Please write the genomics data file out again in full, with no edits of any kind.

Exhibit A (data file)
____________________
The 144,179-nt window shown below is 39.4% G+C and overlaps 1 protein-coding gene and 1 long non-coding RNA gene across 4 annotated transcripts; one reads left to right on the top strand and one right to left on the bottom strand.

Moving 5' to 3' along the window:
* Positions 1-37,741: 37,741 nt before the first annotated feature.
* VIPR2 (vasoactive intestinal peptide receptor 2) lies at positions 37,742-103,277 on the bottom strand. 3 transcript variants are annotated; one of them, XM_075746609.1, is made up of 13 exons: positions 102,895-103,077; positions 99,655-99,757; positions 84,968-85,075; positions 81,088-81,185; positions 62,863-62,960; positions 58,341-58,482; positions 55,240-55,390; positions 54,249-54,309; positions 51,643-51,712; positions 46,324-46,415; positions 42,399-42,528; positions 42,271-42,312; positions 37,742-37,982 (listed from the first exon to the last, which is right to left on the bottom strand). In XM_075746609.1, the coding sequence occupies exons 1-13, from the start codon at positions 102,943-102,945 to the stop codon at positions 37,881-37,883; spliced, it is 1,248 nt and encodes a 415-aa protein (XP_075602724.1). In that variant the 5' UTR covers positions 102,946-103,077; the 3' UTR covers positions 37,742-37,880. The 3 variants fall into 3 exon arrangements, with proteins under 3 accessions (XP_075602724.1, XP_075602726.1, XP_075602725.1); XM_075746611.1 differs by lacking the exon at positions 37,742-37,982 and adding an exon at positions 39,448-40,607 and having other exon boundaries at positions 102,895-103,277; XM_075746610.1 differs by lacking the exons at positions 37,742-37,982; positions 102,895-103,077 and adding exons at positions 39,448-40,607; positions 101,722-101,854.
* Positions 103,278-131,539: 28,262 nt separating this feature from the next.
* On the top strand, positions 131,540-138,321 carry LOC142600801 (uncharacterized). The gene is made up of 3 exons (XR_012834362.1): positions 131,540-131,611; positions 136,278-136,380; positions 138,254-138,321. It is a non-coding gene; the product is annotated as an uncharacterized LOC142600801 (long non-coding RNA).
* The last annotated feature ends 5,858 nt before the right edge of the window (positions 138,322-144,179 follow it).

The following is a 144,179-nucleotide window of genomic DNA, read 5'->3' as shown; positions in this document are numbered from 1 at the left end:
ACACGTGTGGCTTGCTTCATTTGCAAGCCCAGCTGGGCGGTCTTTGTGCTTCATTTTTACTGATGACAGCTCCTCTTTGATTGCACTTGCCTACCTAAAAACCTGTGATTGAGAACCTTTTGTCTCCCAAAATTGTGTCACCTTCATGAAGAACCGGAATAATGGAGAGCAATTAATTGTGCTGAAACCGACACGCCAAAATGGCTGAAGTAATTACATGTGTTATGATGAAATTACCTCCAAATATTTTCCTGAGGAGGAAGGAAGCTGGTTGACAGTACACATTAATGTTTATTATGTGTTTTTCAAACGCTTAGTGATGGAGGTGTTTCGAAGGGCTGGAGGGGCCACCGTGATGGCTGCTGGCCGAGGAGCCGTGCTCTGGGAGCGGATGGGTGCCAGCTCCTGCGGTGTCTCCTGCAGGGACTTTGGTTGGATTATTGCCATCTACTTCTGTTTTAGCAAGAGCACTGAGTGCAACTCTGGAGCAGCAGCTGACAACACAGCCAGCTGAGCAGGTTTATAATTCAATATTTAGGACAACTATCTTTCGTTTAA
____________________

The 144,179-nt window shown below is 39.4% G+C and overlaps 1 protein-coding gene and 1 long non-coding RNA gene across 4 annotated transcripts; one reads left to right on the top strand and one right to left on the bottom strand.

Moving 5' to 3' along the window:
* Positions 1-37,741: 37,741 nt before the first annotated feature.
* VIPR2 (vasoactive intestinal peptide receptor 2) lies at positions 37,742-103,277 on the bottom strand. 3 transcript variants are annotated; one of them, XM_075746609.1, is made up of 13 exons: positions 102,895-103,077; positions 99,655-99,757; positions 84,968-85,075; positions 81,088-81,185; positions 62,863-62,960; positions 58,341-58,482; positions 55,240-55,390; positions 54,249-54,309; positions 51,643-51,712; positions 46,324-46,415; positions 42,399-42,528; positions 42,271-42,312; positions 37,742-37,982 (listed from the first exon to the last, which is right to left on the bottom strand). In XM_075746609.1, the coding sequence occupies exons 1-13, from the start codon at positions 102,943-102,945 to the stop codon at positions 37,881-37,883; spliced, it is 1,248 nt and encodes a 415-aa protein (XP_075602724.1). In that variant the 5' UTR covers positions 102,946-103,077; the 3' UTR covers positions 37,742-37,880. The 3 variants fall into 3 exon arrangements, with proteins under 3 accessions (XP_075602724.1, XP_075602726.1, XP_075602725.1); XM_075746611.1 differs by lacking the exon at positions 37,742-37,982 and adding an exon at positions 39,448-40,607 and having other exon boundaries at positions 102,895-103,277; XM_075746610.1 differs by lacking the exons at positions 37,742-37,982; positions 102,895-103,077 and adding exons at positions 39,448-40,607; positions 101,722-101,854.
* Positions 103,278-131,539: 28,262 nt separating this feature from the next.
* On the top strand, positions 131,540-138,321 carry LOC142600801 (uncharacterized). The gene is made up of 3 exons (XR_012834362.1): positions 131,540-131,611; positions 136,278-136,380; positions 138,254-138,321. It is a non-coding gene; the product is annotated as an uncharacterized LOC142600801 (long non-coding RNA).
* The last annotated feature ends 5,858 nt before the right edge of the window (positions 138,322-144,179 follow it).

The following is a 144,179-nucleotide window of genomic DNA, read 5'->3' as shown; positions in this document are numbered from 1 at the left end:
ACACGTGTGGCTTGCTTCATTTGCAAGCCCAGCTGGGCGGTCTTTGTGCTTCATTTTTACTGATGACAGCTCCTCTTTGATTGCACTTGCCTACCTAAAAACCTGTGATTGAGAACCTTTTGTCTCCCAAAATTGTGTCACCTTCATGAAGAACCGGAATAATGGAGAGCAATTAATTGTGCTGAAACCGACACGCCAAAATGGCTGAAGTAATTACATGTGTTATGATGAAATTACCTCCAAATATTTTCCTGAGGAGGAAGGAAGCTGGTTGACAGTACACATTAATGTTTATTATGTGTTTTTCAAACGCTTAGTGATGGAGGTGTTTCGAAGGGCTGGAGGGGCCACCGTGATGGCTGCTGGCCGAGGAGCCGTGCTCTGGGAGCGGATGGGTGCCAGCTCCTGCGGTGTCTCCTGCAGGGACTTTGGTTGGATTATTGCCATCTACTTCTGTTTTAGCAAGAGCACTGAGTGCAACTCTGGAGCAGCAGCTGACAACACAGCCAGCTGAGCAGGTTTATAATTCAATATTTAGGACAACTATCTTTCGTTTAA